William Wordsworth’s poem, Daffodils, is one of the most famous poems in the English language. Many generations of school children have learnt the poem.
It begins- “I wandered lonely as a Cloud, That floats on high o’er Vale and Hill, When all at once I saw a crowd, A host of golden daffodils”. Many only know the first verse, but the whole poem is beautiful and evocative.
“Daffodils” was composed in 1804, two years after Wordsworth saw the flowers while walking by Ullswater, in the English Lake District, on a stormy day with Dorothy, his sister. His inspiration for the poem came from an account written by Dorothy in her Grasmere Journals.
Dorothy and William Wordsworth were living at the time in Grasmere, at Dove Cottage. Dove Cottage, managed with love and care by the Wordsworth Trust, is a magnet for lovers of Wordsworth.The guides there are excellent, making a visit well worthwhile. You can also visit the Wordsworth museum, which hosts special exhibitions and is a mine of information on the life and times of Wordsworth.
In her journal entry for 15 April 1802 Dorothy describes how the daffodils ‘tossed and reeled and danced, and seemed as if they verily laughed with the wind, that blew upon them over the lake.’Her brother, William, was entranced by this description. Wordsworth published his poem, ” I wandered lonely as a Cloud,”, in 1807.He later altered it, and his second version,of the poems, Daffodils, by William Wordsworth published in 1815, is the one widely known today.
The daffodils that William and Dorothy saw were the small, wild ones that grow in many places in the Lake District. There are lots of places where you can still see these beautiful little flowers- in fact I’m lucky enough to have a mass of them in my garden. I live at a house called White Moss House, which William Wordsworth bought for his son. It is just 1 mile from Dove Cottage, and the poet knew White Moss well, stopping to rest in the porch on his daily walks.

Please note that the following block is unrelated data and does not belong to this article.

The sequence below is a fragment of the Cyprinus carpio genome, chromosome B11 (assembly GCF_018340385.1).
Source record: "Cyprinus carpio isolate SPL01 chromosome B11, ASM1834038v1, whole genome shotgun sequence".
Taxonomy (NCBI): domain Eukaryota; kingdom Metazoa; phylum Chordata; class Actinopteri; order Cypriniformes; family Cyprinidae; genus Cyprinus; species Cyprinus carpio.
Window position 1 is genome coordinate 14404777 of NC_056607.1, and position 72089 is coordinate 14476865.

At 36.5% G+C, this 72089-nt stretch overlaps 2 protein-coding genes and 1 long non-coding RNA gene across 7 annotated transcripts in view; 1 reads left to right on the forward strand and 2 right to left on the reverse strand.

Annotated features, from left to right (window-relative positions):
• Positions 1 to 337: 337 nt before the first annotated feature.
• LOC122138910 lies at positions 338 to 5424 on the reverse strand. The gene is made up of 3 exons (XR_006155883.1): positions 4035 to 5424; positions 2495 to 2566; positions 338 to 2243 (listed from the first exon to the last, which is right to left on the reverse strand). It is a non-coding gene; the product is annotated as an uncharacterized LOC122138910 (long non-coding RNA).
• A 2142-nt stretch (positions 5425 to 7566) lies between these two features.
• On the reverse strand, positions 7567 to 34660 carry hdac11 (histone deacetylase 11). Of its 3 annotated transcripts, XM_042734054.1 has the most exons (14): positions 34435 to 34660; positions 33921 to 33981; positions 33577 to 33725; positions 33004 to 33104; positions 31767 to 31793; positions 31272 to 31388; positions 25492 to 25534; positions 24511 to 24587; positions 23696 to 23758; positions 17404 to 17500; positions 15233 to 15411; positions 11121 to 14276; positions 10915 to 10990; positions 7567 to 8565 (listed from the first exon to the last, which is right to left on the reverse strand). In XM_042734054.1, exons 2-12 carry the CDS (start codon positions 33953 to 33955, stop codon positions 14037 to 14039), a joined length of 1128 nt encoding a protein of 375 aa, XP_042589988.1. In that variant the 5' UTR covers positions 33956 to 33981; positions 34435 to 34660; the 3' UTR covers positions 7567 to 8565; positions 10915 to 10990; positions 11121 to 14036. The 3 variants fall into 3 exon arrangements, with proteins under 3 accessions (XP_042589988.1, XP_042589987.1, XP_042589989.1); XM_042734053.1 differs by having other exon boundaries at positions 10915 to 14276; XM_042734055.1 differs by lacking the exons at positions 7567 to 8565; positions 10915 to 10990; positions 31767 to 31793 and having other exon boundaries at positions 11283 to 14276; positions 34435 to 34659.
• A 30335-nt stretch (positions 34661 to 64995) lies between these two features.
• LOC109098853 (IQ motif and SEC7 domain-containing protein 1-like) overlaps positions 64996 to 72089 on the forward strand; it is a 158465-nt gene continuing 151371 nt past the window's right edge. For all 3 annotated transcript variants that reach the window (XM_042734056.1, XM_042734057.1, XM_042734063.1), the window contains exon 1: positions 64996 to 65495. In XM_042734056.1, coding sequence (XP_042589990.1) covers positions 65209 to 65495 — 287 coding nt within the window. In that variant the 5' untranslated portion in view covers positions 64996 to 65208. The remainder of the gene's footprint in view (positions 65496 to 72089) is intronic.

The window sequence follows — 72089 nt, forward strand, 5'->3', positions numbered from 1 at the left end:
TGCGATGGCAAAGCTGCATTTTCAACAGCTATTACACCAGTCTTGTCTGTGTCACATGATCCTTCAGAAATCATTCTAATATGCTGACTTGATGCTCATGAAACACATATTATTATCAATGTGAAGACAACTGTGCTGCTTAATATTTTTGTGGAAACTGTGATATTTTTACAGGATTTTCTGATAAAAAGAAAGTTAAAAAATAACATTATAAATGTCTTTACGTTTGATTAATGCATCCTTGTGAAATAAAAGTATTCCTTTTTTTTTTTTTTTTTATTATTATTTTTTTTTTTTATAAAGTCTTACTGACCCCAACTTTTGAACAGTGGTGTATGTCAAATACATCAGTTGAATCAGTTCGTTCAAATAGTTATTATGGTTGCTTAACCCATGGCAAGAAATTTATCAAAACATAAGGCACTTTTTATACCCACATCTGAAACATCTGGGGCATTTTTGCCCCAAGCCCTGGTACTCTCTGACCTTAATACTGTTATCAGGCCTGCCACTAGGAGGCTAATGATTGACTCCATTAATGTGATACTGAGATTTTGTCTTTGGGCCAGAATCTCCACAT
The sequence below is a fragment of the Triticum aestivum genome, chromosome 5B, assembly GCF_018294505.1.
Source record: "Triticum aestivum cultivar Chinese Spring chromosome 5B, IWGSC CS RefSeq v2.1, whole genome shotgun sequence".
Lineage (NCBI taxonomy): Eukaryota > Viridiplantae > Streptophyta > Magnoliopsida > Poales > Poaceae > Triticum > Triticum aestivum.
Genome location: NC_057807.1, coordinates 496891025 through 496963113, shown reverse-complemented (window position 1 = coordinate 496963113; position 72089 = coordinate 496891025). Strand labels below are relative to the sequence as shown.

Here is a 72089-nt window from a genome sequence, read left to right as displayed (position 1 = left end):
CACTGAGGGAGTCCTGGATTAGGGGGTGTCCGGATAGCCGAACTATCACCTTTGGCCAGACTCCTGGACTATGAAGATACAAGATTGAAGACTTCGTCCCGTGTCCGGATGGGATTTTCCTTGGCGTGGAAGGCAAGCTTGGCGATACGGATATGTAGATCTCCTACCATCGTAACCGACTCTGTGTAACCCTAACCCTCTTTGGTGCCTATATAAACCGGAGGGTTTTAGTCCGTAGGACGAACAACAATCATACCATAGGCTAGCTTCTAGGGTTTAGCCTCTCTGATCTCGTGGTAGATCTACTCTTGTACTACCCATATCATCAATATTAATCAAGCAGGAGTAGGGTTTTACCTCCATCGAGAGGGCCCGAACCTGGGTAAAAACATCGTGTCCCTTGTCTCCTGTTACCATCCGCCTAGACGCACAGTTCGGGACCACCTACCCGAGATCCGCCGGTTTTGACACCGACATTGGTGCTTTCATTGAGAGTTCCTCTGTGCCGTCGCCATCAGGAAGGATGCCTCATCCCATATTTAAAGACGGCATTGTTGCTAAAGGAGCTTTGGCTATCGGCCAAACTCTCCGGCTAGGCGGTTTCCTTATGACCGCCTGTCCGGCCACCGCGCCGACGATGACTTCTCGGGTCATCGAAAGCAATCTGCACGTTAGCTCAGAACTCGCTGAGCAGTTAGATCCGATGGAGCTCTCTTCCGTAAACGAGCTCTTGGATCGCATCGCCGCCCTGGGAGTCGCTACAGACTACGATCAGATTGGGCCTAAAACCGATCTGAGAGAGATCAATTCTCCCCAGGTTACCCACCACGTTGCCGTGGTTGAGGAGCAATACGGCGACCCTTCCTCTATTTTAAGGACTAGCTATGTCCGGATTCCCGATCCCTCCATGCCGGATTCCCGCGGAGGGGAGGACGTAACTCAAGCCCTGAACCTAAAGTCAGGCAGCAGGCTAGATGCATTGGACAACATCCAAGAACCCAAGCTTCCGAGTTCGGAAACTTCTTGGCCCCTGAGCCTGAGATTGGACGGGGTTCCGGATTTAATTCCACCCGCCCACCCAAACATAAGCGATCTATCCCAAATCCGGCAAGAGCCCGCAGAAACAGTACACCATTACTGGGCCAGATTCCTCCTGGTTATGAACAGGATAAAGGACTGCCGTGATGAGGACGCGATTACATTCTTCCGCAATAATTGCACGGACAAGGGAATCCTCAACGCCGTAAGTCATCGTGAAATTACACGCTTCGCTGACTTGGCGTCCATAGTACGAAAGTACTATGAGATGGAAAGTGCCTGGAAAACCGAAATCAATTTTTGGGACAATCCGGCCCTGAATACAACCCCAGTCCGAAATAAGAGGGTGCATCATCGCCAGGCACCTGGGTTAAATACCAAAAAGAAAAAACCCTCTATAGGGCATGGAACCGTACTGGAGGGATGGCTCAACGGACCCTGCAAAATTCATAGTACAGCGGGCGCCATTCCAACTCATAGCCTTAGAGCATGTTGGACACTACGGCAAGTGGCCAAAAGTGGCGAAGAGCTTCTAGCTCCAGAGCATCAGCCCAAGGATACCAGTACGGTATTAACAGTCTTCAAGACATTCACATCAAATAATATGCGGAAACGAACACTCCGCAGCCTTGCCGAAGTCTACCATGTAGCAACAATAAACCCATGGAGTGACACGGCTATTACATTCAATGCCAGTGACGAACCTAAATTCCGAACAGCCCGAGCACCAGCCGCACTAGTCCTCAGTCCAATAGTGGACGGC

Visitors to the Lake District in spring love to see the daffodils, and there are masses of them in every field and hedgerow. In his later years, Wordsworth lived in a lovely house, Rydal Mount, just 2 miles from Grasmere. The field next to the house is called “Dora’s Field”, and there you can see a mass of these tiny flowers. Dora was the poet’s beloved daughter, and he had planned to build a house for the in the little field. It was never built, and as the land is owned by the National Trust, visitors are free to wander around this pretty place.
You really need to see photographs to appreciate the Wordsworth Daffodils, and if you follow the link below you will be able to see some of my collection.
My favorite verse of the poem, Daffodils, is the last verse-
“For oft, when on my couch I lie, In vacant or in pensive mood,They flash upon that inward eye, Which is the bliss of solitude…”
I love Wordsworth’s phrase “the bliss of solitude”. I too love to be alone and reflect- it is something that we all should find a space for in this hectic modern world.